The harvest came and went in 2020, but there was no Harvest Moon festival in the little Clearwater, pop. 70, give or take some.
It was the first time since the agricultural and mainstream cultural gathering began in 2002 that there was no music, no workshops, no influx of hundreds of guests into the southern community, at 100 kilometers southwest of Winnipeg and not far from US-Canada. frontier. A successful one-day event took place in Winnipeg, but the Clearwater grounds remained quiet as the pandemic grew noisy.
Now, after a year-long hiatus, a rejuvenated Harvest Moon is looming on the horizon, which runs September 17-19. A series of 500 tickets will go on sale Wednesday morning at 11 a.m., reserved for customers fully vaccinated at least 14 days before the start of the festival.
And those lucky ticket holders will be treated to an eclectic and stacked lineup, with 18 artists scheduled to take the stage.
There is a bit of everything, says producer Stu Anderson, representing a diverse range of sounds and backgrounds that should help make the 20th edition of the festival one to remember.
On deck are festival favorites Ridley Bent, Scott Nolan and Andrina Turenne; Royal Canoe, fresh from their recent album Shelving; The Stanley County CutUps bluegrass quintet; emerging singer-songwriters Leith Ross, Ila Barker, Mason Weselowski and Fontine; folk-roots group The Sturgeons; multi-genre artist Leonard Sumner; the instrumental act There; the pensive and upbeat styles of Slow Leaves; DJ Boogey the beat; the Lytics, the titans of local hip-hop; Cute sins; The Lites of Hank Williams; and Mouraine, an artist based in Alberta who shared the stage with some of the hip-hop elite.
“We’re really excited about how it all turned out,” said Anderson, who notes that organizers only took festival planning seriously in the summer, once her outfit became a possibility. more realistic. “Normally we meet in January or February and the lineup is ready in the spring.”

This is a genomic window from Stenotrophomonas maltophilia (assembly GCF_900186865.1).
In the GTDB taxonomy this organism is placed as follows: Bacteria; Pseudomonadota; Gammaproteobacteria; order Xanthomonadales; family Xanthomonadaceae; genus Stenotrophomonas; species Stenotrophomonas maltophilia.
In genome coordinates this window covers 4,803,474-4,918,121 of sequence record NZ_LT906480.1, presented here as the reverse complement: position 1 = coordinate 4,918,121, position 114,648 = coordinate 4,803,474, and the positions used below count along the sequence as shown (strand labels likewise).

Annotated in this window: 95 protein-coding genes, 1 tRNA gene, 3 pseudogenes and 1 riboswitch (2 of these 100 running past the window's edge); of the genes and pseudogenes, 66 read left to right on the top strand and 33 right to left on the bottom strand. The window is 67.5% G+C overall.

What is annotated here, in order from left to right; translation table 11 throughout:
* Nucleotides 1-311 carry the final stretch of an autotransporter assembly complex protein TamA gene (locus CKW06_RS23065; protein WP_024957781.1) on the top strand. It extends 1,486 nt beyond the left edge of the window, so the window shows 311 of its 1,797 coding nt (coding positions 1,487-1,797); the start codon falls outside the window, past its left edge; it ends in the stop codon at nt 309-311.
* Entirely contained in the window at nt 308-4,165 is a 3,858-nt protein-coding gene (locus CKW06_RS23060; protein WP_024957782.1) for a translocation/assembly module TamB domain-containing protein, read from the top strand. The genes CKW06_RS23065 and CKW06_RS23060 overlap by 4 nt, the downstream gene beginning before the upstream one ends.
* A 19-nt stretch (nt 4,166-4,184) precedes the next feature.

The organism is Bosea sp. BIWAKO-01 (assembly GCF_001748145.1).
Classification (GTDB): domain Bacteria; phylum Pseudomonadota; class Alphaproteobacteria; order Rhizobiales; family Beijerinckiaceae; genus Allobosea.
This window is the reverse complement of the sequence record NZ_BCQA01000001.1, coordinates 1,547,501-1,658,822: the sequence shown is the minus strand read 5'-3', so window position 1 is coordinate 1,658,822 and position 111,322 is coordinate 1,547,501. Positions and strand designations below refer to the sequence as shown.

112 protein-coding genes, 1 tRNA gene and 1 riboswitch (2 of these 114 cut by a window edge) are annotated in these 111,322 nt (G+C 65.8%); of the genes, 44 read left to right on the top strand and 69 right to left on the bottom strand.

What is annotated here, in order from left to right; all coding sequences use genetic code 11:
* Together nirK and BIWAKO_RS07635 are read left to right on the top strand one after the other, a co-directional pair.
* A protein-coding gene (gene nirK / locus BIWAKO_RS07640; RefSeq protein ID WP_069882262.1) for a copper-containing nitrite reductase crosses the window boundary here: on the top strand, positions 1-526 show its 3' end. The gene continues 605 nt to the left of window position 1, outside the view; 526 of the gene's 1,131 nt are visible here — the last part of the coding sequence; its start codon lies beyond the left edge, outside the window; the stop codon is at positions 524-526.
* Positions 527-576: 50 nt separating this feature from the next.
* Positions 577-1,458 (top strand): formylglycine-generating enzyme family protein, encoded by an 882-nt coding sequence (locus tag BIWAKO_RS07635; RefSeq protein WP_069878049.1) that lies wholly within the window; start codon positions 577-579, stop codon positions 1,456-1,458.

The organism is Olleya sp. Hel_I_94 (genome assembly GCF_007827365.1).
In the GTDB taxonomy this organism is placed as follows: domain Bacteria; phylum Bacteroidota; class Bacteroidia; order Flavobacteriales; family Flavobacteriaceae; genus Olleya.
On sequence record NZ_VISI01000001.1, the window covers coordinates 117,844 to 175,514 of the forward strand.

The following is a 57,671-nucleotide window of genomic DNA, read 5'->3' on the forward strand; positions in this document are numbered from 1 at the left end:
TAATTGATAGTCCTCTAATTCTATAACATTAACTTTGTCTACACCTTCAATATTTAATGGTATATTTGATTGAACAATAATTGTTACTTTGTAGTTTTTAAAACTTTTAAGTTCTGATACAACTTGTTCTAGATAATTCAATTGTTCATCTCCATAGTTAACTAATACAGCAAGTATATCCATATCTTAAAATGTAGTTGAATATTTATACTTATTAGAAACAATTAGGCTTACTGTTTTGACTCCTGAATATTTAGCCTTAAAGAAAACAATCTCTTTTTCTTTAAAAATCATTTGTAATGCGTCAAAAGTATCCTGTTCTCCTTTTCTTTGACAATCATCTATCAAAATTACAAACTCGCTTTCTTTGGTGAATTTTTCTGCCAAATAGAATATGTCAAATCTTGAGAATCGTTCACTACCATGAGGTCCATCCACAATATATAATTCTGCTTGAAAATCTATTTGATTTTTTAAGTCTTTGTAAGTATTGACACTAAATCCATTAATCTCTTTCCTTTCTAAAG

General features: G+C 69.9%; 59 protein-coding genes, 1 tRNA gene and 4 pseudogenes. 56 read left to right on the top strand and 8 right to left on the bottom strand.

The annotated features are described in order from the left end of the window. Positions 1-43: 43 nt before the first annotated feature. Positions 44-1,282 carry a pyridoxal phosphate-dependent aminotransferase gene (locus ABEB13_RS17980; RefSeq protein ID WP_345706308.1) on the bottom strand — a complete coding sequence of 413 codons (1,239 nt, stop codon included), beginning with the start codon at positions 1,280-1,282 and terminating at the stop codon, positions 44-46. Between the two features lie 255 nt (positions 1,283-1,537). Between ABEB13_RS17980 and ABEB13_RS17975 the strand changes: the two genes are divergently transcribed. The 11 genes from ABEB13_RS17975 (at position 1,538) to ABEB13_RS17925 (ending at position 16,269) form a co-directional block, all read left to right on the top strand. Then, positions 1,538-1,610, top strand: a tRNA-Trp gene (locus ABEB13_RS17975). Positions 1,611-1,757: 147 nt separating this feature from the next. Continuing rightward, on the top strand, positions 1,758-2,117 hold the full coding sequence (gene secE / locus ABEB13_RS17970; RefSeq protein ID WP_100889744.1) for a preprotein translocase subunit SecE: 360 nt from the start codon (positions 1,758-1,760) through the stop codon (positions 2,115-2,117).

While music is a key draw and has made Harvest Moon a sold-out for years, Anderson said this year’s festival, like all of those before, will aim to bring rural and urban communities closer together and to develop knowledge on topics such as sustainability and food production. During a drought season, these conversations are a priority across Manitoba.
It is on these ideas that the festival is rooted. âIt started with a group of people in an area talking about sustainability,â he says.
It has become something more, with the Harvest Moon Society operating year round in Clearwater while supporting local entities such as the curling rink and the memorial hall. The humble festival easily drew more than 1,500 guests into the community each year before the pandemic.
For starters, only 500 tickets are made available for the 2021 edition, with a limit of six tickets available per order. Weekend passes are sold for $ 100, or $ 115 with camping.
The festival brass are planning to release a second round of tickets, Anderson said, but a decision will be announced in the coming weeks.
Those hoping to attend will need to have received two doses of the COVID-19 vaccine at least 14 days before the festival start date. âWe followed the directions of the province and the community of Clearwater as to what they wanted,â said Anderson.
If tickets cannot be snagged, the festival will be broadcast live in order to remain accessible to a wider audience – a welcome holdover from last year’s live event.
Precautions will be in place throughout the festival, and festival organizers say they are “prepared to adapt our plans as needed in the ever-changing COVID-19 landscape in Manitoba.”